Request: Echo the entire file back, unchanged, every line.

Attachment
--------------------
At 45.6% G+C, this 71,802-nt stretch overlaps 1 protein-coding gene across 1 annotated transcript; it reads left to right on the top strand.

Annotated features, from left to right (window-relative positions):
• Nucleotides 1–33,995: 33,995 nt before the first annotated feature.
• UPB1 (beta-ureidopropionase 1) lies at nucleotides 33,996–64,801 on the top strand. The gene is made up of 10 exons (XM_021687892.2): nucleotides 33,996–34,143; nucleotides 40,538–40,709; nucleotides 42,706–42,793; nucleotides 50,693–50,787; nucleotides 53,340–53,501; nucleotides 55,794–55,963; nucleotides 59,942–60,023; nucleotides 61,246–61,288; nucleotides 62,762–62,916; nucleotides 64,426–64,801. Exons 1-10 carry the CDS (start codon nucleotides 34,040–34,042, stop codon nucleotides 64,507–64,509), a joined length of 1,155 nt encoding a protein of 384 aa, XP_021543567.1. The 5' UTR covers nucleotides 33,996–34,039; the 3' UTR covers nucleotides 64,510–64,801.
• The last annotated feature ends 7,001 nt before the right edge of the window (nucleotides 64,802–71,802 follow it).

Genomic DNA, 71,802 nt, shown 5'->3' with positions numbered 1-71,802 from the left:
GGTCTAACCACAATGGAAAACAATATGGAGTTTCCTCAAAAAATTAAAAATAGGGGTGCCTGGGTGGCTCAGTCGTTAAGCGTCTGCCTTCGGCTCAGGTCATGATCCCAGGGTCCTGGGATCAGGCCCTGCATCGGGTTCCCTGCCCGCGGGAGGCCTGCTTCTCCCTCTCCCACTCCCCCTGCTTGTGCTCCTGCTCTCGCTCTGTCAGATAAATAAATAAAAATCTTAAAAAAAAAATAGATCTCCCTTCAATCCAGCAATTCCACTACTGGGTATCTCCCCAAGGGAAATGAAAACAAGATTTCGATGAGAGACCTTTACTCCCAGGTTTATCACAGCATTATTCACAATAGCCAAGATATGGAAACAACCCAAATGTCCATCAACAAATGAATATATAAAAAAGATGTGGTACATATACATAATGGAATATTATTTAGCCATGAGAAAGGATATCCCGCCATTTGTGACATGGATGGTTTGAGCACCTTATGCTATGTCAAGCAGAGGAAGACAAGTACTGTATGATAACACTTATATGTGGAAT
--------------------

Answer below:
At 45.6% G+C, this 71,802-nt stretch overlaps 1 protein-coding gene across 1 annotated transcript; it reads left to right on the top strand.

Annotated features, from left to right (window-relative positions):
• Nucleotides 1–33,995: 33,995 nt before the first annotated feature.
• UPB1 (beta-ureidopropionase 1) lies at nucleotides 33,996–64,801 on the top strand. The gene is made up of 10 exons (XM_021687892.2): nucleotides 33,996–34,143; nucleotides 40,538–40,709; nucleotides 42,706–42,793; nucleotides 50,693–50,787; nucleotides 53,340–53,501; nucleotides 55,794–55,963; nucleotides 59,942–60,023; nucleotides 61,246–61,288; nucleotides 62,762–62,916; nucleotides 64,426–64,801. Exons 1-10 carry the CDS (start codon nucleotides 34,040–34,042, stop codon nucleotides 64,507–64,509), a joined length of 1,155 nt encoding a protein of 384 aa, XP_021543567.1. The 5' UTR covers nucleotides 33,996–34,039; the 3' UTR covers nucleotides 64,510–64,801.
• The last annotated feature ends 7,001 nt before the right edge of the window (nucleotides 64,802–71,802 follow it).

Genomic DNA, 71,802 nt, shown 5'->3' with positions numbered 1-71,802 from the left:
GGTCTAACCACAATGGAAAACAATATGGAGTTTCCTCAAAAAATTAAAAATAGGGGTGCCTGGGTGGCTCAGTCGTTAAGCGTCTGCCTTCGGCTCAGGTCATGATCCCAGGGTCCTGGGATCAGGCCCTGCATCGGGTTCCCTGCCCGCGGGAGGCCTGCTTCTCCCTCTCCCACTCCCCCTGCTTGTGCTCCTGCTCTCGCTCTGTCAGATAAATAAATAAAAATCTTAAAAAAAAAATAGATCTCCCTTCAATCCAGCAATTCCACTACTGGGTATCTCCCCAAGGGAAATGAAAACAAGATTTCGATGAGAGACCTTTACTCCCAGGTTTATCACAGCATTATTCACAATAGCCAAGATATGGAAACAACCCAAATGTCCATCAACAAATGAATATATAAAAAAGATGTGGTACATATACATAATGGAATATTATTTAGCCATGAGAAAGGATATCCCGCCATTTGTGACATGGATGGTTTGAGCACCTTATGCTATGTCAAGCAGAGGAAGACAAGTACTGTATGATAACACTTATATGTGGAAT